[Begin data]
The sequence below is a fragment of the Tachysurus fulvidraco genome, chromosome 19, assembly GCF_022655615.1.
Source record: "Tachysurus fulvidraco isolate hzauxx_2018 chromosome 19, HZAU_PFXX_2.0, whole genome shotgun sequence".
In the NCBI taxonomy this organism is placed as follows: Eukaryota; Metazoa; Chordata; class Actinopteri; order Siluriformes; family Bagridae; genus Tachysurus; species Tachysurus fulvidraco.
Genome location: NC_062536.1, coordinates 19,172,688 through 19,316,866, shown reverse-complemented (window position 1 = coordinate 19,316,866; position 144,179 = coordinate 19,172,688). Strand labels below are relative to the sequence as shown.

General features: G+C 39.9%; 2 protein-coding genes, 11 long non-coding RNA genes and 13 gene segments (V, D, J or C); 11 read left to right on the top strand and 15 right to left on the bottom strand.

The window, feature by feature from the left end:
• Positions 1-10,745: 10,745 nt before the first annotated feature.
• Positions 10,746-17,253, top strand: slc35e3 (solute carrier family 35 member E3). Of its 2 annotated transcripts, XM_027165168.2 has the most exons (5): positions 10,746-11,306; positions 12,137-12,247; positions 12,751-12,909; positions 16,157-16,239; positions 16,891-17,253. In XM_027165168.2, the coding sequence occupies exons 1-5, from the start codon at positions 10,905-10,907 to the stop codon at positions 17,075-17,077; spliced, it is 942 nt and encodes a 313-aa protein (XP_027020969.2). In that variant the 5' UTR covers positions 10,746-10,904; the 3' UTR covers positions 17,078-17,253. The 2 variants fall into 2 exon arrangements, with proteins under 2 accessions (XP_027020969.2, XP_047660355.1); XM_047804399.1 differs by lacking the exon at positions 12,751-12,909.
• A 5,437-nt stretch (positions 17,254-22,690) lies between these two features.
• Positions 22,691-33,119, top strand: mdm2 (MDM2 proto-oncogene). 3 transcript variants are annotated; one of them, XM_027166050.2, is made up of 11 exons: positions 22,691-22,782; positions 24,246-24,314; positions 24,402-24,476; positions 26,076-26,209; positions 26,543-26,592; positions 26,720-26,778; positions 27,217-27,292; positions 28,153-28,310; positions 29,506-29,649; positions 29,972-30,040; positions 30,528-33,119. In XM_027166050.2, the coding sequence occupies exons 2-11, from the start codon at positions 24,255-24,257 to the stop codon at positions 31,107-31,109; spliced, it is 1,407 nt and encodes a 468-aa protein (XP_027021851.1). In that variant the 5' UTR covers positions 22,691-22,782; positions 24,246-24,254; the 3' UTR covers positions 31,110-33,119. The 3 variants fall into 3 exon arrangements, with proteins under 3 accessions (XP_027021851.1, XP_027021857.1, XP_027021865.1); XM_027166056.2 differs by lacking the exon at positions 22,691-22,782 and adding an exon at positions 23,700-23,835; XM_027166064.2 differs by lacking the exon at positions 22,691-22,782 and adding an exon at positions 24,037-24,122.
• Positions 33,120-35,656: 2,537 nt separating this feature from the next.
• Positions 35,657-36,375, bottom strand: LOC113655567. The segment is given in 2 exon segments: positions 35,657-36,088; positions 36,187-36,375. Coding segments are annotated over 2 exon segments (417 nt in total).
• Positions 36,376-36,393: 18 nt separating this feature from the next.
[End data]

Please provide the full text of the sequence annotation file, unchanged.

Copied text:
The sequence below is a fragment of the Tachysurus fulvidraco genome, chromosome 19, assembly GCF_022655615.1.
Source record: "Tachysurus fulvidraco isolate hzauxx_2018 chromosome 19, HZAU_PFXX_2.0, whole genome shotgun sequence".
In the NCBI taxonomy this organism is placed as follows: Eukaryota; Metazoa; Chordata; class Actinopteri; order Siluriformes; family Bagridae; genus Tachysurus; species Tachysurus fulvidraco.
Genome location: NC_062536.1, coordinates 19,172,688 through 19,316,866, shown reverse-complemented (window position 1 = coordinate 19,316,866; position 144,179 = coordinate 19,172,688). Strand labels below are relative to the sequence as shown.

General features: G+C 39.9%; 2 protein-coding genes, 11 long non-coding RNA genes and 13 gene segments (V, D, J or C); 11 read left to right on the top strand and 15 right to left on the bottom strand.

The window, feature by feature from the left end:
• Positions 1-10,745: 10,745 nt before the first annotated feature.
• Positions 10,746-17,253, top strand: slc35e3 (solute carrier family 35 member E3). Of its 2 annotated transcripts, XM_027165168.2 has the most exons (5): positions 10,746-11,306; positions 12,137-12,247; positions 12,751-12,909; positions 16,157-16,239; positions 16,891-17,253. In XM_027165168.2, the coding sequence occupies exons 1-5, from the start codon at positions 10,905-10,907 to the stop codon at positions 17,075-17,077; spliced, it is 942 nt and encodes a 313-aa protein (XP_027020969.2). In that variant the 5' UTR covers positions 10,746-10,904; the 3' UTR covers positions 17,078-17,253. The 2 variants fall into 2 exon arrangements, with proteins under 2 accessions (XP_027020969.2, XP_047660355.1); XM_047804399.1 differs by lacking the exon at positions 12,751-12,909.
• A 5,437-nt stretch (positions 17,254-22,690) lies between these two features.
• Positions 22,691-33,119, top strand: mdm2 (MDM2 proto-oncogene). 3 transcript variants are annotated; one of them, XM_027166050.2, is made up of 11 exons: positions 22,691-22,782; positions 24,246-24,314; positions 24,402-24,476; positions 26,076-26,209; positions 26,543-26,592; positions 26,720-26,778; positions 27,217-27,292; positions 28,153-28,310; positions 29,506-29,649; positions 29,972-30,040; positions 30,528-33,119. In XM_027166050.2, the coding sequence occupies exons 2-11, from the start codon at positions 24,255-24,257 to the stop codon at positions 31,107-31,109; spliced, it is 1,407 nt and encodes a 468-aa protein (XP_027021851.1). In that variant the 5' UTR covers positions 22,691-22,782; positions 24,246-24,254; the 3' UTR covers positions 31,110-33,119. The 3 variants fall into 3 exon arrangements, with proteins under 3 accessions (XP_027021851.1, XP_027021857.1, XP_027021865.1); XM_027166056.2 differs by lacking the exon at positions 22,691-22,782 and adding an exon at positions 23,700-23,835; XM_027166064.2 differs by lacking the exon at positions 22,691-22,782 and adding an exon at positions 24,037-24,122.
• Positions 33,120-35,656: 2,537 nt separating this feature from the next.
• Positions 35,657-36,375, bottom strand: LOC113655567. The segment is given in 2 exon segments: positions 35,657-36,088; positions 36,187-36,375. Coding segments are annotated over 2 exon segments (417 nt in total).
• Positions 36,376-36,393: 18 nt separating this feature from the next.